A little while back I praised Senate Majority Leader Harry Reid (D-Nev.) for opposing new coal plants in his home state. Now he's clarified his position: he opposes new coal plants anywhere in the world. Word. One grumpy note. Look at this: Michael Yackira, president and chief executive officer of Sierra Pacific Resources, said his company "respectfully disagrees" with Reid's position. His company is seeking approval to build one of the plants. "We believe what we'll be building is the cleanest coal-fired plant in the world" because of new technology, Yackira said. "We must also have fossil fuel plants for …

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Wikipedia Scanner reveals orgs that edit Wikipedia articles

Ah, Wikipedia. Many of us at Grist frequently use this resource, but we do so knowing that just about anyone can edit a Wikipedia article at anytime. So, can we really trust the information contained within? Fear not! As Wired reports, there is a new tool that sheds some light on who is editing what: On November 17th, 2005, an anonymous Wikipedia user deleted 15 paragraphs from an article on e-voting machine-vendor Diebold, excising an entire section critical of the company's machines. While anonymous, such changes typically leave behind digital fingerprints offering hints about the contributor, such as the location …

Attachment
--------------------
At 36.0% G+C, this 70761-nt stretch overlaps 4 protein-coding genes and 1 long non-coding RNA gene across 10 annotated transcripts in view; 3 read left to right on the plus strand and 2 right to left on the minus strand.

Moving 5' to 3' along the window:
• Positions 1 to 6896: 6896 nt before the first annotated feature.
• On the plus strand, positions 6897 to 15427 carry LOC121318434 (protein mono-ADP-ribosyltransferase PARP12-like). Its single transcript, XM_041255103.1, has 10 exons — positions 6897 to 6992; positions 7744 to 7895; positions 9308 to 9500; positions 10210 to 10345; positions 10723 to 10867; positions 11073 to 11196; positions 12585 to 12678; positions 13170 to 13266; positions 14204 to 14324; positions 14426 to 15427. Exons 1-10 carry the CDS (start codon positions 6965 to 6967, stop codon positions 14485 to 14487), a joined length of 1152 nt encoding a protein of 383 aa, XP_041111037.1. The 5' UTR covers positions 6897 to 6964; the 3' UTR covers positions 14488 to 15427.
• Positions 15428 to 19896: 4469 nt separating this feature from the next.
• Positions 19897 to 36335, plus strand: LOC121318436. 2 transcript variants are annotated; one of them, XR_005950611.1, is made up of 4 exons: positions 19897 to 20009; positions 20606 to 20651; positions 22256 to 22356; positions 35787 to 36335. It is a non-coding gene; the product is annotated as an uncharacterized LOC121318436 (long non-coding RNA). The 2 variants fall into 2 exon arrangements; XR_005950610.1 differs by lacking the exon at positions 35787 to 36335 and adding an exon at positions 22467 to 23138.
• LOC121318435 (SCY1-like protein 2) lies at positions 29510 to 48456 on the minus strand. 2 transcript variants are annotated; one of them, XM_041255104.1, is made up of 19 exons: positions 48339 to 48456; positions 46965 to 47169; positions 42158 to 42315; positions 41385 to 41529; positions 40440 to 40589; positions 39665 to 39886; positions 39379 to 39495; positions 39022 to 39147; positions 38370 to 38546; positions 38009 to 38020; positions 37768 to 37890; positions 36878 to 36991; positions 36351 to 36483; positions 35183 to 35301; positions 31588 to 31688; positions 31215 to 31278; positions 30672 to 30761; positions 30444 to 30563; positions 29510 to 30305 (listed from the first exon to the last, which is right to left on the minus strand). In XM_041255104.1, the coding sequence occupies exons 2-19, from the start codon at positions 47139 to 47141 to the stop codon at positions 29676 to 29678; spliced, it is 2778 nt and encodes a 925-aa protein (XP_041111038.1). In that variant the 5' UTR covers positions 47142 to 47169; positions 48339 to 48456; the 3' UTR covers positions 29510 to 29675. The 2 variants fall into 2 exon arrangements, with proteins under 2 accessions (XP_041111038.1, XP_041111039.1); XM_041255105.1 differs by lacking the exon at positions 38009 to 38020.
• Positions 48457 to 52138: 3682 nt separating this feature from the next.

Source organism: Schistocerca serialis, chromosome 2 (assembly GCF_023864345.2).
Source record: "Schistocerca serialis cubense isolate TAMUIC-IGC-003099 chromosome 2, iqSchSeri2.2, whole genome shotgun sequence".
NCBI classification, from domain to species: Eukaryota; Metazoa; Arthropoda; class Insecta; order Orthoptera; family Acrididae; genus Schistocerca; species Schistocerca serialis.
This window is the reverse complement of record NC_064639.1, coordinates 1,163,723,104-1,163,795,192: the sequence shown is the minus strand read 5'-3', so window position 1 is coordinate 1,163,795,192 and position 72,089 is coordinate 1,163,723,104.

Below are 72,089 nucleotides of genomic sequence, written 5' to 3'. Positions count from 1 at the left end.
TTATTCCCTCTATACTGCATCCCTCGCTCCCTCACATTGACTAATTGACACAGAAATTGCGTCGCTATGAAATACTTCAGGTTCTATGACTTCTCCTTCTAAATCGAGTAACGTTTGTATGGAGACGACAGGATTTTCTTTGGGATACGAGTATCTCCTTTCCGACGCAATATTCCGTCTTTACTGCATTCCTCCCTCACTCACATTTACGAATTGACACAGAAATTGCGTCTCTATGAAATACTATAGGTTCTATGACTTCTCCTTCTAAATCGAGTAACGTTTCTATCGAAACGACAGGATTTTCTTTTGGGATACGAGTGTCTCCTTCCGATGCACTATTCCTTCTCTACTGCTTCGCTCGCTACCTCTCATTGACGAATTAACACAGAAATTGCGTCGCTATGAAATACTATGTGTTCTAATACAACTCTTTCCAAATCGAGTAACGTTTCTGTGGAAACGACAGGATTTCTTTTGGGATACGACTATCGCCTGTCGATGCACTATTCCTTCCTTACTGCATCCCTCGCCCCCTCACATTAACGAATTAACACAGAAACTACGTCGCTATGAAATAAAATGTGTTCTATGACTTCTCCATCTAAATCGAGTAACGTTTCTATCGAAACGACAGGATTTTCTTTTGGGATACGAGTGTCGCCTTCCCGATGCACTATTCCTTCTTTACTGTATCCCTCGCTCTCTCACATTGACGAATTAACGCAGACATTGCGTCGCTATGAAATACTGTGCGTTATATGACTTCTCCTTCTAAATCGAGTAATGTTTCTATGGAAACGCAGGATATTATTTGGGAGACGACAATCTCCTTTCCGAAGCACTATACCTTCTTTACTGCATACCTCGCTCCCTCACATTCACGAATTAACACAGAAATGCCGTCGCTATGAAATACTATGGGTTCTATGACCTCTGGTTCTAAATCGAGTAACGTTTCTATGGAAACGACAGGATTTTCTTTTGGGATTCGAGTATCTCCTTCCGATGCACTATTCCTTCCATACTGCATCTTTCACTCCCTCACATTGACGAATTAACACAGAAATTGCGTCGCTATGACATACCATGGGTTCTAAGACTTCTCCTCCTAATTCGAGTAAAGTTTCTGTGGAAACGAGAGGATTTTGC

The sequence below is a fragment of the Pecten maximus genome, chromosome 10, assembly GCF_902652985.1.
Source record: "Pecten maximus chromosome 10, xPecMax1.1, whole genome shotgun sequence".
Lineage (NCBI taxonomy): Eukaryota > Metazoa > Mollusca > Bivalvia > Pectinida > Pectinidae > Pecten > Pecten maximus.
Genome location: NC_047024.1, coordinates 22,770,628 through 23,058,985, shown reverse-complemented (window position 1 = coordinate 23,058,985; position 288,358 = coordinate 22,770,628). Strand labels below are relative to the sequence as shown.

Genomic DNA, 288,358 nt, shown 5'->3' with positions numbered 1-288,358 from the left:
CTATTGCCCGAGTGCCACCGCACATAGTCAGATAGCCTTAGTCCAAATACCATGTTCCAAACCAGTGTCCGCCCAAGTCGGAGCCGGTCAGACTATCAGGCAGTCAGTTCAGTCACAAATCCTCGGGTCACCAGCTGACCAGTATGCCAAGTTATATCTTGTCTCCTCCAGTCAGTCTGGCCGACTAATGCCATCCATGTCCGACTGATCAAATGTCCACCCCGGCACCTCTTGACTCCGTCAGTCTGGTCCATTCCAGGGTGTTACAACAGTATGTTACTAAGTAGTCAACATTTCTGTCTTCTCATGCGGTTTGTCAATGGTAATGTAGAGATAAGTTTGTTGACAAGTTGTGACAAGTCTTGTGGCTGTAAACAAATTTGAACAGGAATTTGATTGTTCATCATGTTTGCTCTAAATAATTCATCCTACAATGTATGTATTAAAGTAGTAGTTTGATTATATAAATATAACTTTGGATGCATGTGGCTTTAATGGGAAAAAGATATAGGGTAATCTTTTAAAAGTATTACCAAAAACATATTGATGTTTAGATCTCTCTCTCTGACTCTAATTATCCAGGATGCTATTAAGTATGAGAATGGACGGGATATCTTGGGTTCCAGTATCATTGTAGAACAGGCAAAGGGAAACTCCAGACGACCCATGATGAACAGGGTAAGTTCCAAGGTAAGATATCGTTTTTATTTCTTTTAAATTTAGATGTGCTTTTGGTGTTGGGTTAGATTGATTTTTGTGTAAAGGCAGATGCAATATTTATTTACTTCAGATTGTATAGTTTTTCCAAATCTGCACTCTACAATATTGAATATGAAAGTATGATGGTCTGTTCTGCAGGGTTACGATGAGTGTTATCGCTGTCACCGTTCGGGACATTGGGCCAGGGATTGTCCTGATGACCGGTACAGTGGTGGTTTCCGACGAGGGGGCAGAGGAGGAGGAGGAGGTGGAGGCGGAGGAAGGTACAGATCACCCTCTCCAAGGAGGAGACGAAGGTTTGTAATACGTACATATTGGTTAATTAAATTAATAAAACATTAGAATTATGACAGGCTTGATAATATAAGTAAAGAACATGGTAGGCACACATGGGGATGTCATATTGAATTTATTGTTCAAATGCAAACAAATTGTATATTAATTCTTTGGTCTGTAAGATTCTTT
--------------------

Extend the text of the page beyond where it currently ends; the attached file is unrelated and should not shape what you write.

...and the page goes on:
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Making money cutting carbon

DR: There hasn't been any public pressure to change the electricity system. Most people don't even know how electricity is made. It comes out of the wall like magic. TC: You are so right. In Ontario, they did a massive peer-reviewed study to identify the health and environmental effects of making power with coal, and what they thought would be saved if they replaced the coal with gas or nuclear. They talked about being able to save $3 billion a year in health and environmental costs. When you divide that number by the kilowatt hours made from coal plants, it …

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Charlie and the Optimism Factory